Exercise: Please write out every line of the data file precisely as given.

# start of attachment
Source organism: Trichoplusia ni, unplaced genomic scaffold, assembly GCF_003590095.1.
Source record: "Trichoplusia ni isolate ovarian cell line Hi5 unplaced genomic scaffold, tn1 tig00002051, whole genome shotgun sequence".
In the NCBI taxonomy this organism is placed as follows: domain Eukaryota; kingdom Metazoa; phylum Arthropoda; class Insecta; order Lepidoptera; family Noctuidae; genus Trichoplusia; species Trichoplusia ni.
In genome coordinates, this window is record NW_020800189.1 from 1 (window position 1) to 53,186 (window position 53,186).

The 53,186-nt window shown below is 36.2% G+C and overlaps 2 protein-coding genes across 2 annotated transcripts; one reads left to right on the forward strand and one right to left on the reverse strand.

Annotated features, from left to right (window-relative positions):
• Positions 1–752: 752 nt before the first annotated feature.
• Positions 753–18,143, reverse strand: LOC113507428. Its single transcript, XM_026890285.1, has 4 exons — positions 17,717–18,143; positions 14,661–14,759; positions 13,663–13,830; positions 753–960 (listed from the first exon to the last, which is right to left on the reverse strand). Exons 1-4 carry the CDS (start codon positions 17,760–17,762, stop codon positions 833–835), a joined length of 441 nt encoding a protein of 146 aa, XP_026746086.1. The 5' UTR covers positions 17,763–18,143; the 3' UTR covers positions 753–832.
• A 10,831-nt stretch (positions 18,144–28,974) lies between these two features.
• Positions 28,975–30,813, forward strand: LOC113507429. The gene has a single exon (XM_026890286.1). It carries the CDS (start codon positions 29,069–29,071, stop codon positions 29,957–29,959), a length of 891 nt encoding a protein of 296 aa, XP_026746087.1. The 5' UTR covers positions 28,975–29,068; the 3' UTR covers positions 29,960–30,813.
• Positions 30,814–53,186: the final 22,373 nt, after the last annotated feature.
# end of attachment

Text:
Source organism: Trichoplusia ni, unplaced genomic scaffold, assembly GCF_003590095.1.
Source record: "Trichoplusia ni isolate ovarian cell line Hi5 unplaced genomic scaffold, tn1 tig00002051, whole genome shotgun sequence".
In the NCBI taxonomy this organism is placed as follows: domain Eukaryota; kingdom Metazoa; phylum Arthropoda; class Insecta; order Lepidoptera; family Noctuidae; genus Trichoplusia; species Trichoplusia ni.
In genome coordinates, this window is record NW_020800189.1 from 1 (window position 1) to 53,186 (window position 53,186).

The 53,186-nt window shown below is 36.2% G+C and overlaps 2 protein-coding genes across 2 annotated transcripts; one reads left to right on the forward strand and one right to left on the reverse strand.

Annotated features, from left to right (window-relative positions):
• Positions 1–752: 752 nt before the first annotated feature.
• Positions 753–18,143, reverse strand: LOC113507428. Its single transcript, XM_026890285.1, has 4 exons — positions 17,717–18,143; positions 14,661–14,759; positions 13,663–13,830; positions 753–960 (listed from the first exon to the last, which is right to left on the reverse strand). Exons 1-4 carry the CDS (start codon positions 17,760–17,762, stop codon positions 833–835), a joined length of 441 nt encoding a protein of 146 aa, XP_026746086.1. The 5' UTR covers positions 17,763–18,143; the 3' UTR covers positions 753–832.
• A 10,831-nt stretch (positions 18,144–28,974) lies between these two features.
• Positions 28,975–30,813, forward strand: LOC113507429. The gene has a single exon (XM_026890286.1). It carries the CDS (start codon positions 29,069–29,071, stop codon positions 29,957–29,959), a length of 891 nt encoding a protein of 296 aa, XP_026746087.1. The 5' UTR covers positions 28,975–29,068; the 3' UTR covers positions 29,960–30,813.
• Positions 30,814–53,186: the final 22,373 nt, after the last annotated feature.